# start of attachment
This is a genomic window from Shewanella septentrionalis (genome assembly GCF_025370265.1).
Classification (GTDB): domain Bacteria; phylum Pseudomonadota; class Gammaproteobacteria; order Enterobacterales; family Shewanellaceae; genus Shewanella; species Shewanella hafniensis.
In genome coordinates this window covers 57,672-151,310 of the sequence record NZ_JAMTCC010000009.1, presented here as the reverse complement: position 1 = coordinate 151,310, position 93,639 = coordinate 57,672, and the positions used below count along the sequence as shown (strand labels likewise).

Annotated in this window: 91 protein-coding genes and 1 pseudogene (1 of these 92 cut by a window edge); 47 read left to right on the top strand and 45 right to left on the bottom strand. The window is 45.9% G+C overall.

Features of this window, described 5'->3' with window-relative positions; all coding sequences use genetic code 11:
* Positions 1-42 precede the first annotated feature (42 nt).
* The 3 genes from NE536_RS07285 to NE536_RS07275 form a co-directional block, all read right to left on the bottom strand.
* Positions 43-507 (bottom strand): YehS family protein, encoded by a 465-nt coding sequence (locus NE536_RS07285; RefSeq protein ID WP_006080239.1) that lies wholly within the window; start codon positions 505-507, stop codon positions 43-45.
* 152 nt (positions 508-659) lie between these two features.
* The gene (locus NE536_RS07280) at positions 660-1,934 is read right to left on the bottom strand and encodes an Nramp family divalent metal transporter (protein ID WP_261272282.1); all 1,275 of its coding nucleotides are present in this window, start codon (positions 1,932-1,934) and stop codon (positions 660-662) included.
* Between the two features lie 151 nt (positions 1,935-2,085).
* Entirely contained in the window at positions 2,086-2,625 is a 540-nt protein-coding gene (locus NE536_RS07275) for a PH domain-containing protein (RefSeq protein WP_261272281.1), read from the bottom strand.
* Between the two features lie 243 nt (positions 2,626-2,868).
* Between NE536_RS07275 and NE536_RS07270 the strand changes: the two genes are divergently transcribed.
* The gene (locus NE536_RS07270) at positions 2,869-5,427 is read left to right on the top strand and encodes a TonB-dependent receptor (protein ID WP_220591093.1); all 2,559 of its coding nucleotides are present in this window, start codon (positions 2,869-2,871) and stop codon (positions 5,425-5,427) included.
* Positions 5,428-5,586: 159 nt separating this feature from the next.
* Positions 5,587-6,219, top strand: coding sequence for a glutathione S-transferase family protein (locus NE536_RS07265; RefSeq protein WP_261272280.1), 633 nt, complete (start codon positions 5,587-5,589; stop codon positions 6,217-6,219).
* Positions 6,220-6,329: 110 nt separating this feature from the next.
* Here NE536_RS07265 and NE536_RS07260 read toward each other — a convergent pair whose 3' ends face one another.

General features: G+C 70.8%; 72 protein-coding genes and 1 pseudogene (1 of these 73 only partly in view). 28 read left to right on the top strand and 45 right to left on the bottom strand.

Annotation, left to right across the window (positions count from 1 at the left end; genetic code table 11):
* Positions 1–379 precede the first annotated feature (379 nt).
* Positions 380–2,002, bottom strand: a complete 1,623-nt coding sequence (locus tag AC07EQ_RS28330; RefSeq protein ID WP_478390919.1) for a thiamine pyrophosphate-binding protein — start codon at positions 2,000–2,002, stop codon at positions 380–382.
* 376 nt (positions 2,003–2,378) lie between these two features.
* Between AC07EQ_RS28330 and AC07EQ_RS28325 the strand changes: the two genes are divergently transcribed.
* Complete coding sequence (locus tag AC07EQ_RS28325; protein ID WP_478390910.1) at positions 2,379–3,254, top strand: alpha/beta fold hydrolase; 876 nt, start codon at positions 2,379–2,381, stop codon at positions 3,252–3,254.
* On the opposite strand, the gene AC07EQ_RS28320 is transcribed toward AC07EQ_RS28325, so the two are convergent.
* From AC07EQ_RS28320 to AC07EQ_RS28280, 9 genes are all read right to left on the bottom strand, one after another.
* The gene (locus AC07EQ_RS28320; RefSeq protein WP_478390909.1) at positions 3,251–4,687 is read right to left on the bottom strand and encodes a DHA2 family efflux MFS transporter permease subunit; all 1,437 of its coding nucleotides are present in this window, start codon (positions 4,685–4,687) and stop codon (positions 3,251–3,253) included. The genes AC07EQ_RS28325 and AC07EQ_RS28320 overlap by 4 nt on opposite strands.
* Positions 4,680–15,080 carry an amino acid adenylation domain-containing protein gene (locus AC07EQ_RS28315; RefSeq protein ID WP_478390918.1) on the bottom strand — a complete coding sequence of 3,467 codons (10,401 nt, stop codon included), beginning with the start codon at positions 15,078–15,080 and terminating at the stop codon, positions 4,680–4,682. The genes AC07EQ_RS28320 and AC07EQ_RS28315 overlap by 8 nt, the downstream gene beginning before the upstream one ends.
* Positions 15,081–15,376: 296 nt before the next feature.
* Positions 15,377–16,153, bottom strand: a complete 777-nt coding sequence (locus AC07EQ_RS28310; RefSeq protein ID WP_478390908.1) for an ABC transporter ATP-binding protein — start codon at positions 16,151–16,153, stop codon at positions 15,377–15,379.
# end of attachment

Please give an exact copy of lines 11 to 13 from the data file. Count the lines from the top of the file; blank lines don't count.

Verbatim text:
* Between the two features lie 151 nt (positions 1,935-2,085).
* Entirely contained in the window at positions 2,086-2,625 is a 540-nt protein-coding gene (locus NE536_RS07275) for a PH domain-containing protein (RefSeq protein WP_261272281.1), read from the bottom strand.
* Between the two features lie 243 nt (positions 2,626-2,868).